Riesling Restitution: BC gets the respect it deserves

By Tim Pawsey
BC Riesling: Fort Berens Vineyard
Fort Berens Vineyard

After decades of being used, abused and generally misunderstood, is BC Riesling finally getting the respect it deserves?

To better comprehend the challenges faced by Riesling in Canada’s westernmost province, you have to go back more than 40 years, to 1977. That was when the marketing gurus at Calona Wines (now owned by Andrew Peller Limited) launched Schloss Laderheim. Their intent? Take firm aim at imported — as in German — Riesling and its various blended iterations. These cheap wines were threatening the dominance of the major Canadian wineries, propped up, as they were — and some insist still are — by government bias.

Calona’s plan succeeded. The brown “hock” bottle, complete with its cheesy, made-up German-sounding name, took the cheap wine market by storm. Four years later, Schloss Laderheim had left even Baby Duck in its wake. Not surprisingly, when Calona’s competitors witnessed its success, they felt obliged to emulate it with a string of knock-offs.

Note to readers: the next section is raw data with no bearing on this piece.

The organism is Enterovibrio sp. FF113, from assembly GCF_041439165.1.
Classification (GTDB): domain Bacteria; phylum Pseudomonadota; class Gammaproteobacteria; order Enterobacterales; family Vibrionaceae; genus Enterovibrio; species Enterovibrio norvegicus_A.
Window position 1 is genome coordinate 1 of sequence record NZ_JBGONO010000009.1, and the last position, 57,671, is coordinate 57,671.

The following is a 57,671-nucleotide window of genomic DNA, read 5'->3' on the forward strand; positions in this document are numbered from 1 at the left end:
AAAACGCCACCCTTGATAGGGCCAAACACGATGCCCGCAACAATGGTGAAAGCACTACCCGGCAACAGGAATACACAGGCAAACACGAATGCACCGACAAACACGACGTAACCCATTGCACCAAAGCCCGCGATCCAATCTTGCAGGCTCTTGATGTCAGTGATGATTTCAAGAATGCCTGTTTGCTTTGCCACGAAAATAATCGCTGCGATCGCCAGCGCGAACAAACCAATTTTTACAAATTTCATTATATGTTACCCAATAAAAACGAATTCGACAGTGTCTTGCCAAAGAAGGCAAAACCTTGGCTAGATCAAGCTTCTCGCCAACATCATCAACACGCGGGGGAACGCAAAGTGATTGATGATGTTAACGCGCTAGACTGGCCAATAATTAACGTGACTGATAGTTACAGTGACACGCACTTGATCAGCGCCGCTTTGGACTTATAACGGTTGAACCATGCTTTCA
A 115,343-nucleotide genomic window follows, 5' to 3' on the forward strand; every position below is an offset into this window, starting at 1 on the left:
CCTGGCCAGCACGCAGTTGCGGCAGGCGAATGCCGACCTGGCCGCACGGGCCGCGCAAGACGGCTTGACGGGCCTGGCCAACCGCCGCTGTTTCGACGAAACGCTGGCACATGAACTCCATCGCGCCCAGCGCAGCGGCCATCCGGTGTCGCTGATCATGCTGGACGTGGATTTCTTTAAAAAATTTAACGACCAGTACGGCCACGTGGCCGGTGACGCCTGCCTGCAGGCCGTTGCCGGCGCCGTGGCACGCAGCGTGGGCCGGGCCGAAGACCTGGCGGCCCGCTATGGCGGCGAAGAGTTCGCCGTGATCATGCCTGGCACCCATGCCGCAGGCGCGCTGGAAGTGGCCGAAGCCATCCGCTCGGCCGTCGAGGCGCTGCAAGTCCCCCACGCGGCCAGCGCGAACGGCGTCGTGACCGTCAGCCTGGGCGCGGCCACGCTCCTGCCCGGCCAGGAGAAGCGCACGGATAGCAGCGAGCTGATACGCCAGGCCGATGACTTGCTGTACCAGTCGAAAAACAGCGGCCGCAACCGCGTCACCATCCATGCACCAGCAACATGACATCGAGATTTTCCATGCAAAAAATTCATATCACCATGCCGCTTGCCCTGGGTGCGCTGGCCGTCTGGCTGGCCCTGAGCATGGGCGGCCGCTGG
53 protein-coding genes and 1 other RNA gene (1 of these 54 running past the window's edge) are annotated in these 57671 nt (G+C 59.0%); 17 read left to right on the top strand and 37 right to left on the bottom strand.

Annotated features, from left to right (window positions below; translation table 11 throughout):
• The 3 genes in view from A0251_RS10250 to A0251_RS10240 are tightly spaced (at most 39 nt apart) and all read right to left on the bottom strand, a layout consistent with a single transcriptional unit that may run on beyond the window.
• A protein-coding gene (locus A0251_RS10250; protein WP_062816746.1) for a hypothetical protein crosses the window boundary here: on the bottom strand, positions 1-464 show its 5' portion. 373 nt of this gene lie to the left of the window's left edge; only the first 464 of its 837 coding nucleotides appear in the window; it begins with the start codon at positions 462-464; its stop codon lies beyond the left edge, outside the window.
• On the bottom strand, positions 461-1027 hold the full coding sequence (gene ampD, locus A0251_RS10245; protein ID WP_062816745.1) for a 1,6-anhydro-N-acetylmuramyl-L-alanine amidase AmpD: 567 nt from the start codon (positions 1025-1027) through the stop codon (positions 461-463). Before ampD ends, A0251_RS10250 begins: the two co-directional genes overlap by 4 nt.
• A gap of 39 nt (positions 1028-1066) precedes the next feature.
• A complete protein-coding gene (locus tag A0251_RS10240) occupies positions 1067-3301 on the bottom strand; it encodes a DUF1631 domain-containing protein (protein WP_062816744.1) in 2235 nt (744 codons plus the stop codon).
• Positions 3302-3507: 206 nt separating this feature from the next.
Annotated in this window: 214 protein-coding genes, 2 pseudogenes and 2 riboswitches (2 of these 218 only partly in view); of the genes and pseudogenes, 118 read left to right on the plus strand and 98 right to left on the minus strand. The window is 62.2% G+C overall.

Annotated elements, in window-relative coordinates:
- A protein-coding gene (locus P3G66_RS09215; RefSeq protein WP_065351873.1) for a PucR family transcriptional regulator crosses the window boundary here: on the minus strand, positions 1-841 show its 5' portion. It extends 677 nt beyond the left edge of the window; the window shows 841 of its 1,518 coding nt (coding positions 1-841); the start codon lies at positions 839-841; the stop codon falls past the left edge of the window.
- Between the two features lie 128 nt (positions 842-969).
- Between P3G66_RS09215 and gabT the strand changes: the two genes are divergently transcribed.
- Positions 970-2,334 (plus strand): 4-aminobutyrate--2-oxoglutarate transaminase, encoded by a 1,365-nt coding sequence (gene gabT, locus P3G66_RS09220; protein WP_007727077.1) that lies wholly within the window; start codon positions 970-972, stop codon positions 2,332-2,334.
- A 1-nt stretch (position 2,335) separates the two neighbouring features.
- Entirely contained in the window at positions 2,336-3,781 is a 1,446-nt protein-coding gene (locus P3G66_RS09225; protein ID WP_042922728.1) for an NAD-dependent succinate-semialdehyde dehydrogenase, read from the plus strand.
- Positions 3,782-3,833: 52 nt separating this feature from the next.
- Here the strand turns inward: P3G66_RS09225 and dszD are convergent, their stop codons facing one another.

In essence, they cemented the foundation for Canada’s worldwide wine embarrassment, the Cellared in Canada — now International Canadian Blend — fiasco. The legacy of that original onslaught lingered long in the consumer’s mind. Even today, the less informed continue to associate Riesling with a sweeter, not off-dry or drier wine. Happily, though, there are signs that perception is changing.

Tantalus’ success with Riesling is rubbing off on other BC wineries

The reasons for Riesling’s resilience are many. For one, its lengthy history, which dates from Roman times. Somewhat more recently, the variety was popularized by Queen Victoria and her consort, Prince Albert, when they visited the Rheingau in 1845. The young royals were akin to modern-day rockstars, the Charles and Diana of their era, dedicated to reinventing the monarchy. That was well before the German wine industry turned its attention to higher-producing varieties, such as Sylvaner, and poor-quality blends for export. Riesling begin to wane.

Among BC’s early wine pioneers was a handful of Riesling “believers” whose conviction was reinforced by the Geisenheim Grape Breeding Institute’s Dr Helmut Becker, who included the variety in his 1970s trials. In fact, in his test plantings, Riesling proved reliable throughout much of the Okanagan Valley — which was distinctly more “cool climate” 50 years ago than it is today.